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  • Writer's pictureTammy Felker, RN, AIA

Let's commit more resources to behavioural heatlht

A Conversation with Dr. Curtis Wittmann, Associate Director, Acute Psychiatry, Massachusetts General Hospital

Editor’s Note: The number of people reporting behavioral health issues is on the rise, a crisis often compounded by lower-than-average funding, a lack of psychiatric beds and high occupancy rates of behavioral health facilities. This week we are posting interviews with experts in behavioral health, following an NBBJ-hosted panel discussion, to learn how different parts of the country are addressing the crisis.

NBBJ: What is the most impactful change that could be made to how behavioral health is handled in the United States?

Dr. Curtis Wittmann: The biggest issue currently is a lack of resources. This crosses many domains, ranging from a lack of true parity, which makes recruitment of providers more difficult; a lack of places to refer patients; inadequate inpatient and state hospital beds; and a lack of social resources and programs, which impedes our patients’ ability to engage in treatment.

An increased availability of resources, both within the mental health field and as social supports, would allow for meaningful and novel approaches to be implemented. Until then, even in relatively resource rich-environments, we don’t have enough to offer our patient populations.

What is an innovative approach/treatment you — or another institution, city, state, country, etc. — are working on when it comes to behavioral health treatment?

At Massachusetts General Hospital we have been redesigning our dedicated emergency psychiatry space and increasing both our capacity and attention to patient comfort. We are moving to minimize the use of inappropriate clinical space and attempting to allow for a more open design to allow more patient interactions and increased programming while patients are boarding in the emergency department.

Concurrently, we are working to initiate treatment from the point at which patients arrive to the ED and are screened by emergency medicine. Both of these initiatives are designed to decrease the amount of boarding that takes place and the length of stay for patients who are boarding.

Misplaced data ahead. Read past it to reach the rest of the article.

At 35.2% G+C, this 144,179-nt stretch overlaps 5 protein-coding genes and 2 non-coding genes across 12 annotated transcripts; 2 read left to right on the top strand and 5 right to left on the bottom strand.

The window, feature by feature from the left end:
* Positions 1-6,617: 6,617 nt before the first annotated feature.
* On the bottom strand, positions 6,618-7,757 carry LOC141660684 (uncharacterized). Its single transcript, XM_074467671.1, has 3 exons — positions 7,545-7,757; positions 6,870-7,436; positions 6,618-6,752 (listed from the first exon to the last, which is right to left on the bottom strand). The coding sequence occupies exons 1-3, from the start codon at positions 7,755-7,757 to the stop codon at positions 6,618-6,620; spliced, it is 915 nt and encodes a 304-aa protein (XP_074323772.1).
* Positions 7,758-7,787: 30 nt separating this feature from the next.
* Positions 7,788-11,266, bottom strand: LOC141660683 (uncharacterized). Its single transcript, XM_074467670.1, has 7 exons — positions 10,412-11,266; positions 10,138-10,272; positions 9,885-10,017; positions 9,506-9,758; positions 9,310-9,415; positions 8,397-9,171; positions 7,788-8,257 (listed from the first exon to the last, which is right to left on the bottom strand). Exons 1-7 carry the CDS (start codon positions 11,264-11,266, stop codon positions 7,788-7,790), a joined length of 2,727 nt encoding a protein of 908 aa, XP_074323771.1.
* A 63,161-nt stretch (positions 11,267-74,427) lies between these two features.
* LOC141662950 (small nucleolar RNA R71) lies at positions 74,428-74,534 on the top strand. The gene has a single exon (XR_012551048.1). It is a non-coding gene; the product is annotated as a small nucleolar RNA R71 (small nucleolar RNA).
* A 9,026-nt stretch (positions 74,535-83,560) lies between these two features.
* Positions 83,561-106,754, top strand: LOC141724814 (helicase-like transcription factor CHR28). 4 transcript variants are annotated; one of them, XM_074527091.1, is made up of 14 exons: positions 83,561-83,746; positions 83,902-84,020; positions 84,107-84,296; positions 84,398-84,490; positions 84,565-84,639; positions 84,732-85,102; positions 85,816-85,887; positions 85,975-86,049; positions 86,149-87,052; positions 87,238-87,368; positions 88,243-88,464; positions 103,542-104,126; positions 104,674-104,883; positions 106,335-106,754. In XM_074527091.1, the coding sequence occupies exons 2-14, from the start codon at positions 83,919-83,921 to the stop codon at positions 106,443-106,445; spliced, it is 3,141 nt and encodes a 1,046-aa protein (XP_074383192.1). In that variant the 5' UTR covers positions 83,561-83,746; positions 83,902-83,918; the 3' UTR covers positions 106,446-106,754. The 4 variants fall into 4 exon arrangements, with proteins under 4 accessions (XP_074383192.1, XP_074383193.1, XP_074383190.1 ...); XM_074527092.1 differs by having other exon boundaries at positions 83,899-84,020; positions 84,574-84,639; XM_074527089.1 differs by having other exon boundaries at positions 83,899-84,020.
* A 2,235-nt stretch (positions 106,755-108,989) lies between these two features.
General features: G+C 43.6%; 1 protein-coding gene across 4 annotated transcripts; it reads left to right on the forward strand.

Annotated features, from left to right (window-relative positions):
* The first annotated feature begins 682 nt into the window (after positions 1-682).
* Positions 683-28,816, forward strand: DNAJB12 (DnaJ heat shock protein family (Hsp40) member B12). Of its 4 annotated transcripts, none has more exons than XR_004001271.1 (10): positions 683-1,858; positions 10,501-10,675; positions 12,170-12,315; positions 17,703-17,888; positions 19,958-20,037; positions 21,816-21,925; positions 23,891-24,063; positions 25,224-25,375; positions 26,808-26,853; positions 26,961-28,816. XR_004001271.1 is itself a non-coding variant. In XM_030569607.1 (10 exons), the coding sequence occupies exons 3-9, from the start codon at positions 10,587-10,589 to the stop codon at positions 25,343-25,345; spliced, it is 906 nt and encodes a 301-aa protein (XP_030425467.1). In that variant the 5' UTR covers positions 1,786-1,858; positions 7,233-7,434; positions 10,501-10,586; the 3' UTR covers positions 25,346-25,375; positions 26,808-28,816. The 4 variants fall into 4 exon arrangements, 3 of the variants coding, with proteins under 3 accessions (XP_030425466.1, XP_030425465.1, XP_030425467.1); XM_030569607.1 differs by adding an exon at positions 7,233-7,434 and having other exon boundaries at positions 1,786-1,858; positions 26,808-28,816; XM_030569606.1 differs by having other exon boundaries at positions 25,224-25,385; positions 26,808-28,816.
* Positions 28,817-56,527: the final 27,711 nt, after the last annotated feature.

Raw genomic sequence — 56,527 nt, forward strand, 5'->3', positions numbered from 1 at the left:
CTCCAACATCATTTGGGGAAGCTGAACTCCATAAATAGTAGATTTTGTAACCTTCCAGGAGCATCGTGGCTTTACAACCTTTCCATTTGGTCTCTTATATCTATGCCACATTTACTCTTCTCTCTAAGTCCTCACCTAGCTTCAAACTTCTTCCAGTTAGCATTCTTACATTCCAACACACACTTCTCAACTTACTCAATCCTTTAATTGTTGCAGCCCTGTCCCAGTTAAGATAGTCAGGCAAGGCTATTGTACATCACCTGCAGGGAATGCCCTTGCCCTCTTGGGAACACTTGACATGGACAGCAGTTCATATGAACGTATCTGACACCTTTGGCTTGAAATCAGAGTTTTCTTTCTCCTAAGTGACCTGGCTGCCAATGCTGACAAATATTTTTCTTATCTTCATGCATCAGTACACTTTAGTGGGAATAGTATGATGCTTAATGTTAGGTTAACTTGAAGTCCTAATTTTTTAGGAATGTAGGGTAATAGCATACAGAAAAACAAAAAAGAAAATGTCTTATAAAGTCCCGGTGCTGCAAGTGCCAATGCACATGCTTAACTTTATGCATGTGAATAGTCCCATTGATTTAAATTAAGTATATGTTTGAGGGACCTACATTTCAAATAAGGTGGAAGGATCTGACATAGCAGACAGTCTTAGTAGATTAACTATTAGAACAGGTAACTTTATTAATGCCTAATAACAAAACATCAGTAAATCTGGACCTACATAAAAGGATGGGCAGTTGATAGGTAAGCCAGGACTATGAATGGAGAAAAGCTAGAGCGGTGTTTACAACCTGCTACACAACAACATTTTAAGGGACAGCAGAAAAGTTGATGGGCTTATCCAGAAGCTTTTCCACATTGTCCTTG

Traditional behavioral health facilities are sometimes seen as socially isolating or unpleasant to the senses. How should the design of behavioral health facilities transform to better serve patients (and their families and visitors) and staff?

There is always a balance between the need for safety on the one hand, and maximizing patient comfort, freedom and environments on the other. Increasing safe open spaces to allow for connection between patients, between patients and staff, and between patients and their families and visitors is critical.

Ideally these settings would make better use of natural light or, if possible, outdoor spaces — though this is very challenging in city environments. It may be possible to create a more natural space indoors through the use of plants and more creative design.

Finally, there is increasing attention to the role of physical activity and exercise in mental well-being, and even suggestions that exercise may be an effective treatment for several mental health conditions — a creative design would work to implement increased walking space and/or a semi-dedicated space for exercise with associated programming to implement positive habits or continue them while patients are hospitalized.

What makes you hopeful when it comes to combating the behavioral health crisis?

I’m made hopeful when I see the response to the opioid use disorder epidemic. Although it was delayed, across the country there has been a dramatic increase in the commitment of resources to treatment and to novel programs within hospitals and communities. These resources have been a blend of government resources along with hospital and private resources.

The mental health epidemic does not have the same dramatic statistics regarding increasing death rates, but arguably it extracts an even larger price from a larger number of people. Should we be able to learn from some of the lessons of the opioid crisis — rapid access to treatment, de-stigmatization, increased recovery supports — we could have a similar impact on improving our country’s approach to behavioral health.

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